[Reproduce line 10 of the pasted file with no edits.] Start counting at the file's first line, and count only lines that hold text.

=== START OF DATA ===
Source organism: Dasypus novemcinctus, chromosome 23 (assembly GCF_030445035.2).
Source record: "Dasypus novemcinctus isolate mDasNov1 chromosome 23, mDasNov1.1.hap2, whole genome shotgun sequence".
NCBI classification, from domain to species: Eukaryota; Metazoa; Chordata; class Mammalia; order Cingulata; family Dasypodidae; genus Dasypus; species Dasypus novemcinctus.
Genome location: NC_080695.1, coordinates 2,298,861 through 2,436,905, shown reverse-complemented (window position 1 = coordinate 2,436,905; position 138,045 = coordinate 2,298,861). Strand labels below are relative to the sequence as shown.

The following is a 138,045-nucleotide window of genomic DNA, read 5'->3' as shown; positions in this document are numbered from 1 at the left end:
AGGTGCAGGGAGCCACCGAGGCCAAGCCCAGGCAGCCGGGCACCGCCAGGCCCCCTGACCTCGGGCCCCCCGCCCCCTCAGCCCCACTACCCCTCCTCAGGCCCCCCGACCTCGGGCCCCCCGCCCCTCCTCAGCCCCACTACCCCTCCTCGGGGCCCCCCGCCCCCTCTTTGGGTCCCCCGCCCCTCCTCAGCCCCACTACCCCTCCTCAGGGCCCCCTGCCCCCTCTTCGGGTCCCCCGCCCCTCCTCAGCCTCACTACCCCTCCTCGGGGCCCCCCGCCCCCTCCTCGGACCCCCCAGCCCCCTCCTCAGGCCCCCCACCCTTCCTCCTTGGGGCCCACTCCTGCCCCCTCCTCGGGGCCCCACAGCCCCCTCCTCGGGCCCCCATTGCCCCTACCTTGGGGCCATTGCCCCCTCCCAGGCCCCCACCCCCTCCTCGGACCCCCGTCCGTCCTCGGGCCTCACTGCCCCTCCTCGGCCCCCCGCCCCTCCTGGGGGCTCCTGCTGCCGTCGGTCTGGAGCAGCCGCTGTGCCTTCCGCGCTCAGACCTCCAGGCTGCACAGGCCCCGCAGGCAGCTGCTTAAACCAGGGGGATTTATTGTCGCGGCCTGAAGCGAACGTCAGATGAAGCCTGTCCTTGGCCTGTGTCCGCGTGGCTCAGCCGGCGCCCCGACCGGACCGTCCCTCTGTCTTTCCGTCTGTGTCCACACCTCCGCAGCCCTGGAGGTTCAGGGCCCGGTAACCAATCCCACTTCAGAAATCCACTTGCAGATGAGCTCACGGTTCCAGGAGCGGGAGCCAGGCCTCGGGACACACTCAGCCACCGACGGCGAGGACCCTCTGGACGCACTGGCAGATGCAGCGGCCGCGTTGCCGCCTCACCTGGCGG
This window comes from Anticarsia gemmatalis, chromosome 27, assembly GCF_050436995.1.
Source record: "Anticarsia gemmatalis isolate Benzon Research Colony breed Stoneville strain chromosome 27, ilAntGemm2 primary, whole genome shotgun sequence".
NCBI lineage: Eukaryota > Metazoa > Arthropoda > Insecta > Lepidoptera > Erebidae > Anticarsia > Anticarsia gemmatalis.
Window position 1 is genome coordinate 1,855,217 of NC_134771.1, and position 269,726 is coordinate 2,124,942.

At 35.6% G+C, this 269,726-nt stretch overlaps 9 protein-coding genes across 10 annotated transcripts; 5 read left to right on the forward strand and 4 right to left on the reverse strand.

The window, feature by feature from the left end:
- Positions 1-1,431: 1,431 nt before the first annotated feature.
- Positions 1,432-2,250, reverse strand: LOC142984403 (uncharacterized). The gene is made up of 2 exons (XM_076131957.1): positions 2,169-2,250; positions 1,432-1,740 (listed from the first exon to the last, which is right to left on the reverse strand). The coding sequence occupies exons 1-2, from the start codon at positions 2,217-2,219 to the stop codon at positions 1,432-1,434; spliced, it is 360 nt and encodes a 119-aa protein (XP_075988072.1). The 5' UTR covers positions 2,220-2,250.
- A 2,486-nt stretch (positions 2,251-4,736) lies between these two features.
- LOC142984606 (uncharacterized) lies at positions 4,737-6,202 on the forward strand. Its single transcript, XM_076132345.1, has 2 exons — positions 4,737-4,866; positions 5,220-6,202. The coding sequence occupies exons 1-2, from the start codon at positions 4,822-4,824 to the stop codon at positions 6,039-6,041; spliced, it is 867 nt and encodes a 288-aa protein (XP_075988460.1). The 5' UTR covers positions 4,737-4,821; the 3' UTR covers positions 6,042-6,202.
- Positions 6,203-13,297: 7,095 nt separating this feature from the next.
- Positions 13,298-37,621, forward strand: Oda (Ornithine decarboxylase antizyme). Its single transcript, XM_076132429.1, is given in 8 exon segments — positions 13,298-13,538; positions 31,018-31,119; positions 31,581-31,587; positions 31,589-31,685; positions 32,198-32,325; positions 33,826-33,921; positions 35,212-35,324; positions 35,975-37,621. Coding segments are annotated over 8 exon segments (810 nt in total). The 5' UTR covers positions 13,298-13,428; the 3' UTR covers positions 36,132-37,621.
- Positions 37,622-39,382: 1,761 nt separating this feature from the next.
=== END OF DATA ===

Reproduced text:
Window position 1 is genome coordinate 1,855,217 of NC_134771.1, and position 269,726 is coordinate 2,124,942.